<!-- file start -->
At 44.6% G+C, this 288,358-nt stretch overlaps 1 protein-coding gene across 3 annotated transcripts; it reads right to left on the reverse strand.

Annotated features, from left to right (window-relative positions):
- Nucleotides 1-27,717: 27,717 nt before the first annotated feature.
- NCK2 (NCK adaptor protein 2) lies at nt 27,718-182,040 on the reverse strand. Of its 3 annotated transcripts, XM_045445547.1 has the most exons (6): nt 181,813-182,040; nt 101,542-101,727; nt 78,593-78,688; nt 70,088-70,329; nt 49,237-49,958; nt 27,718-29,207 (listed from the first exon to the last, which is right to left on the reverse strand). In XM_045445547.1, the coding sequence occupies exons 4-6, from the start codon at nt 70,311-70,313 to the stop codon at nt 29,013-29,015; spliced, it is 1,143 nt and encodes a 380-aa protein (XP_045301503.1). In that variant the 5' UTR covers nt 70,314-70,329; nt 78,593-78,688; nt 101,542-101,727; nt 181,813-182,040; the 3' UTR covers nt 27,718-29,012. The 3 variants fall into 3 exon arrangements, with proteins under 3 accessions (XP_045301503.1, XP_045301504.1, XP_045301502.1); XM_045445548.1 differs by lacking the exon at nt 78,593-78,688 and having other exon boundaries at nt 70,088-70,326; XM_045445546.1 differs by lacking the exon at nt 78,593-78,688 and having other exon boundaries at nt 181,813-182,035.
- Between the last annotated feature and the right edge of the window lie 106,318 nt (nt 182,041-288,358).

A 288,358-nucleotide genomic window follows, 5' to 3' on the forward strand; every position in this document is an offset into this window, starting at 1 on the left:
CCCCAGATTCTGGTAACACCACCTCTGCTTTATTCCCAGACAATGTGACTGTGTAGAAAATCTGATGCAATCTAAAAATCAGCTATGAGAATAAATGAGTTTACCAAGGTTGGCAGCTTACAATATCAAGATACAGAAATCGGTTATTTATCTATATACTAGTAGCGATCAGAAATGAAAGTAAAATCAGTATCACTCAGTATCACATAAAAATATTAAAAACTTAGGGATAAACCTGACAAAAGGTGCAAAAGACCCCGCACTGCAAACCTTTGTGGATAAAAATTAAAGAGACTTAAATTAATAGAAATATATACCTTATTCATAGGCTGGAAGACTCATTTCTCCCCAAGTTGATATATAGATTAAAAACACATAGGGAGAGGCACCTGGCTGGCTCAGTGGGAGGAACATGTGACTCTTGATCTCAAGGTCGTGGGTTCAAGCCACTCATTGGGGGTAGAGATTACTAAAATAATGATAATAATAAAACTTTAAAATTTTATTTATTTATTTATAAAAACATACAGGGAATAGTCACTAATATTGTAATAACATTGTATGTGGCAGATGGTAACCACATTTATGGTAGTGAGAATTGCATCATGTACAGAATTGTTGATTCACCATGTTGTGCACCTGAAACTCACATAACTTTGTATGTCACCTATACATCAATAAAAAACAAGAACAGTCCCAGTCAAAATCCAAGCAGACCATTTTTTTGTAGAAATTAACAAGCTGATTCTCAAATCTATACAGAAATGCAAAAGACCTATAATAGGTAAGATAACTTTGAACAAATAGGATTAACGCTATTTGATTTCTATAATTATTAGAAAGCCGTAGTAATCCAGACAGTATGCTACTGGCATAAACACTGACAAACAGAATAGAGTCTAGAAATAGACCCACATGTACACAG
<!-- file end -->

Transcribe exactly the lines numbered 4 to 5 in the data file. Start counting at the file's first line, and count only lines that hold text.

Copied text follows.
- NCK2 (NCK adaptor protein 2) lies at nt 27,718-182,040 on the reverse strand. Of its 3 annotated transcripts, XM_045445547.1 has the most exons (6): nt 181,813-182,040; nt 101,542-101,727; nt 78,593-78,688; nt 70,088-70,329; nt 49,237-49,958; nt 27,718-29,207 (listed from the first exon to the last, which is right to left on the reverse strand). In XM_045445547.1, the coding sequence occupies exons 4-6, from the start codon at nt 70,311-70,313 to the stop codon at nt 29,013-29,015; spliced, it is 1,143 nt and encodes a 380-aa protein (XP_045301503.1). In that variant the 5' UTR covers nt 70,314-70,329; nt 78,593-78,688; nt 101,542-101,727; nt 181,813-182,040; the 3' UTR covers nt 27,718-29,012. The 3 variants fall into 3 exon arrangements, with proteins under 3 accessions (XP_045301503.1, XP_045301504.1, XP_045301502.1); XM_045445548.1 differs by lacking the exon at nt 78,593-78,688 and having other exon boundaries at nt 70,088-70,326; XM_045445546.1 differs by lacking the exon at nt 78,593-78,688 and having other exon boundaries at nt 181,813-182,035.
- Between the last annotated feature and the right edge of the window lie 106,318 nt (nt 182,041-288,358).